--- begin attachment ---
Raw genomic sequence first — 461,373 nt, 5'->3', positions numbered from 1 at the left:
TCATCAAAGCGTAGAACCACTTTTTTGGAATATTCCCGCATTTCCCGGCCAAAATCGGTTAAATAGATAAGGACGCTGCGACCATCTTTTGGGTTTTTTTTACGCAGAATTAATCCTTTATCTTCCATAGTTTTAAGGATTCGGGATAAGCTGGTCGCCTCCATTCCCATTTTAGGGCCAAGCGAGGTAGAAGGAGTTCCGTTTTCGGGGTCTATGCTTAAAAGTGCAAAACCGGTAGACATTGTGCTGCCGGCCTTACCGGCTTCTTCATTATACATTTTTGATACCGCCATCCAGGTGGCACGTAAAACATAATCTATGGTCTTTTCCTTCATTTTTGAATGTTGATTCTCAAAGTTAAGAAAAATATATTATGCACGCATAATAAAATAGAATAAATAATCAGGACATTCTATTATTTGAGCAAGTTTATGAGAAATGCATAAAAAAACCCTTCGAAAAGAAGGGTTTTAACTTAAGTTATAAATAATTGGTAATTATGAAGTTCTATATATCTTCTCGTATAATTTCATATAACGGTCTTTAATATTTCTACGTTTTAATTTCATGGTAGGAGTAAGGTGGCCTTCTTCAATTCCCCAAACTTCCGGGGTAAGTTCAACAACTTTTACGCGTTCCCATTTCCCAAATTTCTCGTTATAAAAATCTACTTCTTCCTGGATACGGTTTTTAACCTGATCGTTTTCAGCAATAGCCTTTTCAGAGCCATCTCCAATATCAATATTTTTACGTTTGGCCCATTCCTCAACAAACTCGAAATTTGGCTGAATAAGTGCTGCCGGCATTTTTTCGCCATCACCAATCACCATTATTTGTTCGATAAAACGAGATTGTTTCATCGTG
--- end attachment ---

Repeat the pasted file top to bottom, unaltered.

Raw genomic sequence first — 461,373 nt, 5'->3', positions numbered from 1 at the left:
TCATCAAAGCGTAGAACCACTTTTTTGGAATATTCCCGCATTTCCCGGCCAAAATCGGTTAAATAGATAAGGACGCTGCGACCATCTTTTGGGTTTTTTTTACGCAGAATTAATCCTTTATCTTCCATAGTTTTAAGGATTCGGGATAAGCTGGTCGCCTCCATTCCCATTTTAGGGCCAAGCGAGGTAGAAGGAGTTCCGTTTTCGGGGTCTATGCTTAAAAGTGCAAAACCGGTAGACATTGTGCTGCCGGCCTTACCGGCTTCTTCATTATACATTTTTGATACCGCCATCCAGGTGGCACGTAAAACATAATCTATGGTCTTTTCCTTCATTTTTGAATGTTGATTCTCAAAGTTAAGAAAAATATATTATGCACGCATAATAAAATAGAATAAATAATCAGGACATTCTATTATTTGAGCAAGTTTATGAGAAATGCATAAAAAAACCCTTCGAAAAGAAGGGTTTTAACTTAAGTTATAAATAATTGGTAATTATGAAGTTCTATATATCTTCTCGTATAATTTCATATAACGGTCTTTAATATTTCTACGTTTTAATTTCATGGTAGGAGTAAGGTGGCCTTCTTCAATTCCCCAAACTTCCGGGGTAAGTTCAACAACTTTTACGCGTTCCCATTTCCCAAATTTCTCGTTATAAAAATCTACTTCTTCCTGGATACGGTTTTTAACCTGATCGTTTTCAGCAATAGCCTTTTCAGAGCCATCTCCAATATCAATATTTTTACGTTTGGCCCATTCCTCAACAAACTCGAAATTTGGCTGAATAAGTGCTGCCGGCATTTTTTCGCCATCACCAATCACCATTATTTGTTCGATAAAACGAGATTGTTTCATCGTG